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News >  Spokane

Enterprising Spirit: Acupuncturist has kept practice open during pandemic

Jacob Godwin, an acupuncturist, situates his glasses above an N95 mask as he does with each patient at Godwin Acupuncture in Spokane. Because pain management, the goal of acupuncture, is deemed essential, Godwin has been open through the shutdown. (Jesse Tinsley / The Spokesman-Review)
Jacob Godwin, an acupuncturist, situates his glasses above an N95 mask as he does with each patient at Godwin Acupuncture in Spokane. Because pain management, the goal of acupuncture, is deemed essential, Godwin has been open through the shutdown. (Jesse Tinsley / The Spokesman-Review)

From the beginning of the stay-home order, Godwin Acupuncture has kept its doors open because pain management is classified as an essential service. But that doesn’t mean it’s been business as usual, said Jacob Godwin, owner and sole provider.

Some acupuncturist practices had to close their doors or reduce hours because their specialties – such as allergies, digestion, anxiety and depression – were not considered essential.

Initially, Godwin thinks that most of his patients assumed his business was closed. He had a lot of no-shows, and the patient load dramatically decreased to 25% of the norm.

There were a variety of other reasons patient load dropped off: Many parents scheduled appointments when their children were at school, dubious finances caused people to go without and many stayed home for safety reasons.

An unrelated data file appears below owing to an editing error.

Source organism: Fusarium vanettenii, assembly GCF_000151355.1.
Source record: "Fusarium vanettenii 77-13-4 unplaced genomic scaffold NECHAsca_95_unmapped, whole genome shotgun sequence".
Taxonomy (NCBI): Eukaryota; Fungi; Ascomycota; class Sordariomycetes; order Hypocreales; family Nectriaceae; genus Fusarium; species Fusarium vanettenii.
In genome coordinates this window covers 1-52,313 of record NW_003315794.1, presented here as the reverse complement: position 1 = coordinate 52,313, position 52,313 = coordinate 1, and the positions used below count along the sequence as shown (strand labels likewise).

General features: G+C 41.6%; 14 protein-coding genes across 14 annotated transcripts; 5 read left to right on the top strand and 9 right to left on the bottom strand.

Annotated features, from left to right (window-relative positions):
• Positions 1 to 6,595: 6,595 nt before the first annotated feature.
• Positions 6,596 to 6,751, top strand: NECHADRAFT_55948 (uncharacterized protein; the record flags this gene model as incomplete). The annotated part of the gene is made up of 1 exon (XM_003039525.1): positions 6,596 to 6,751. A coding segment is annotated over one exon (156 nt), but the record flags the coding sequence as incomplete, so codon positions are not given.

“Chronic pain, you know, you’re not going to die from neck pain,” Godwin said. “A lot of people are saying, ‘Let’s wait until our finances and our schedule get back to somewhat normal.’ ”

After a few weeks of the stay-home order, Godwin said his patient volume was at about 50%. With Spokane County gradually reopening, he thinks he will keep his business operational, but since insurance payments are delayed by a couple of months, he is just now feeling the financial fallout.

He applied for the Payment Protection Program loan too late, and has received no assistance. The only other employee is his wife, Heather Godwin, the office manager.

Following the new safety standards has not been a struggle for the practice. Since he is a sole provider, staggering appointments was already the norm.

“Even at our busiest moments, it’s rare for people to even see each other in the waiting room, never mind to have to sit there with somebody,” Godwin said. “Other than the increased use of PPE, it really wasn’t a huge change.”

At first, many of his elderly patients couldn’t keep their appointments because assisted living was restricting access, but within a few weeks, that changed for some of his patients with more severe pain.

“Maybe they’ve already had surgery, they’re maxed out on medications or for some reason they can’t take medications,” Godwin said. “And for some of those patients, acupuncture is the only thing. Their pain will drive them to the emergency room. That’s going to be a person who’s not just leaving the home that they’re staying in, but being transported and brought to a hospital and using up all those resources.”

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